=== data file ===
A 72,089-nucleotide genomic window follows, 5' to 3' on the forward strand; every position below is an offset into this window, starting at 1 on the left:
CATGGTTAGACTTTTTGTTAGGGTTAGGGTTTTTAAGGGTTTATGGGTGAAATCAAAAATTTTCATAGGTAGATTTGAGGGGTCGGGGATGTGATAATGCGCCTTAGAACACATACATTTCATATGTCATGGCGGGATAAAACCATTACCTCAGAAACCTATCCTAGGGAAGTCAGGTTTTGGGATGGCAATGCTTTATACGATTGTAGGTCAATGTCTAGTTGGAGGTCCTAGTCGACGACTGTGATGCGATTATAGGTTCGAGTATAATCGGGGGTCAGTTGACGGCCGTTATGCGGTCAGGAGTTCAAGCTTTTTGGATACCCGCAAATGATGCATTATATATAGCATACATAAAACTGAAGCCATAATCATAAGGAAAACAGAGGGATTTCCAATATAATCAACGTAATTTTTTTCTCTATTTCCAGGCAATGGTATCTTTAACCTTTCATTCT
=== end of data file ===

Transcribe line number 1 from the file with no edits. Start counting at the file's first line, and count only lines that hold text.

A 72,089-nucleotide genomic window follows, 5' to 3' on the forward strand; every position below is an offset into this window, starting at 1 on the left: